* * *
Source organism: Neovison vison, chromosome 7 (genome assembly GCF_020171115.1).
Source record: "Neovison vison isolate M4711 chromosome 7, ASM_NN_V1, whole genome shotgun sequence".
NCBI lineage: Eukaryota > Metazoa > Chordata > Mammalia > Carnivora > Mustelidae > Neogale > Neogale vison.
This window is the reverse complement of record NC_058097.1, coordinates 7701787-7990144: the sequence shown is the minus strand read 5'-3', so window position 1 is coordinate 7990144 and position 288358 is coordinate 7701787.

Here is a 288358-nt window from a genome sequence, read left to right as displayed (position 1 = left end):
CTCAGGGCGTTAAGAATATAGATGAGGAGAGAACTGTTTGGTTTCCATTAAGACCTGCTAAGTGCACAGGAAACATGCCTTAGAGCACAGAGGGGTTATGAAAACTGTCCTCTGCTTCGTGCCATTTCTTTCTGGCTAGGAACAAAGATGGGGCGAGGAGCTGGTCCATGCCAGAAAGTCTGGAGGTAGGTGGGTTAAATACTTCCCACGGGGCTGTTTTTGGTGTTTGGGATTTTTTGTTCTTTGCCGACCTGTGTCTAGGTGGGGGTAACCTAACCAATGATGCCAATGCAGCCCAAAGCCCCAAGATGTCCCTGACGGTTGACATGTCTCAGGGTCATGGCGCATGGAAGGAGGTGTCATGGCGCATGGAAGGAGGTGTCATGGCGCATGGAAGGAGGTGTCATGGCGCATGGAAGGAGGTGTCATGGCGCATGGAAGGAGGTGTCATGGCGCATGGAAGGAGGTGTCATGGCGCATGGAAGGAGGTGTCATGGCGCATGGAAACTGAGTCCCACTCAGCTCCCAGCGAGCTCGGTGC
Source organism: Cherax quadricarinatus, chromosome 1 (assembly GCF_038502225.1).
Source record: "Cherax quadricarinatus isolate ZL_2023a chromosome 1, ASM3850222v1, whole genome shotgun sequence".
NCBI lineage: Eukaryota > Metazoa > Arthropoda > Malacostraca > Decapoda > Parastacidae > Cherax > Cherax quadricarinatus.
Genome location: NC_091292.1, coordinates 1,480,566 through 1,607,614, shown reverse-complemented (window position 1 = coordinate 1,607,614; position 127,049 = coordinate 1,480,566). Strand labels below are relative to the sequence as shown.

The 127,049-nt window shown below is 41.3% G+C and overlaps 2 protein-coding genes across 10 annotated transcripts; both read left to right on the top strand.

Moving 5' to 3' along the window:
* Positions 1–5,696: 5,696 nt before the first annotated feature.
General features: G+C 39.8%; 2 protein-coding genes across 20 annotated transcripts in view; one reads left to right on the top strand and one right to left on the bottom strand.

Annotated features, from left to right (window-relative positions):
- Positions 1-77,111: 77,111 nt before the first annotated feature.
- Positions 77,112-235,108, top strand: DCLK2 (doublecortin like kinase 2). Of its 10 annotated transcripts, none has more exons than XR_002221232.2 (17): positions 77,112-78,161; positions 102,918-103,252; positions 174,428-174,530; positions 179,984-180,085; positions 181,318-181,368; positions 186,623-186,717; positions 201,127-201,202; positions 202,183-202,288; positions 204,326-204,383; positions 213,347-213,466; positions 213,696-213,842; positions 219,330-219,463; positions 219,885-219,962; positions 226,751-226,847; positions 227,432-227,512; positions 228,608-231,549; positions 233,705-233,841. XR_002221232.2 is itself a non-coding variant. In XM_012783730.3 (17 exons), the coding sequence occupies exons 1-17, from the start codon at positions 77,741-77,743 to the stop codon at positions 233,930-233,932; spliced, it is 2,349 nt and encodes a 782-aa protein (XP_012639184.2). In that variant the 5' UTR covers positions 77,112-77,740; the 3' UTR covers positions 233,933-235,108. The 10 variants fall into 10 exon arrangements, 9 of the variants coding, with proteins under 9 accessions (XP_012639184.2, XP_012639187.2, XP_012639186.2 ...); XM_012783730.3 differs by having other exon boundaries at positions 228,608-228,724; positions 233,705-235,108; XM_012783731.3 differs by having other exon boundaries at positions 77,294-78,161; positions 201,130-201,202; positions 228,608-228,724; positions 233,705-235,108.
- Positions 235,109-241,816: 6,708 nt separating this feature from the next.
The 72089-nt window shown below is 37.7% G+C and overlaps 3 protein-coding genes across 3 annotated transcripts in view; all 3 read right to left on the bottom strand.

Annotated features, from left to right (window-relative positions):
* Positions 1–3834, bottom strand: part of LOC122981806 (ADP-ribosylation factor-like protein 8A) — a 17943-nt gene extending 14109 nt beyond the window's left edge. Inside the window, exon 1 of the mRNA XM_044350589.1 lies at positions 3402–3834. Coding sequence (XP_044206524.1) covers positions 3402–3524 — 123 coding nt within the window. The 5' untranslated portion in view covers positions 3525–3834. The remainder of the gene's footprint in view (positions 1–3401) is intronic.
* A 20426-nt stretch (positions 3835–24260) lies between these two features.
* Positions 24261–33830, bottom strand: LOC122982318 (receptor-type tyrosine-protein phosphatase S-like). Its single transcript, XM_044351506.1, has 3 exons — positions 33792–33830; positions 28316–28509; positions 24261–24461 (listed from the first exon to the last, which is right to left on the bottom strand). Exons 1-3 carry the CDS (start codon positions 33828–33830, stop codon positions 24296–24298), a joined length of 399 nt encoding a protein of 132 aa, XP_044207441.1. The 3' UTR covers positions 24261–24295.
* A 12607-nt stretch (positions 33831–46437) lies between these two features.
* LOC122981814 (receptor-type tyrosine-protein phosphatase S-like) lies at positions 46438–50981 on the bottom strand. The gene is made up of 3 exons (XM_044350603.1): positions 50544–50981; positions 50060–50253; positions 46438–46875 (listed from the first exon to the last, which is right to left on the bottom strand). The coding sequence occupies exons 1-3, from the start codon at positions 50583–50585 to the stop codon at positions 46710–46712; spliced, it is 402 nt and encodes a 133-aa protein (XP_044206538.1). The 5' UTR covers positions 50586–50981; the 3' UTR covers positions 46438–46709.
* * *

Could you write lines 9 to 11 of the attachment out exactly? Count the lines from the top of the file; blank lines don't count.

NCBI lineage: Eukaryota > Metazoa > Arthropoda > Malacostraca > Decapoda > Parastacidae > Cherax > Cherax quadricarinatus.
Genome location: NC_091292.1, coordinates 1,480,566 through 1,607,614, shown reverse-complemented (window position 1 = coordinate 1,607,614; position 127,049 = coordinate 1,480,566). Strand labels below are relative to the sequence as shown.

The 127,049-nt window shown below is 41.3% G+C and overlaps 2 protein-coding genes across 10 annotated transcripts; both read left to right on the top strand.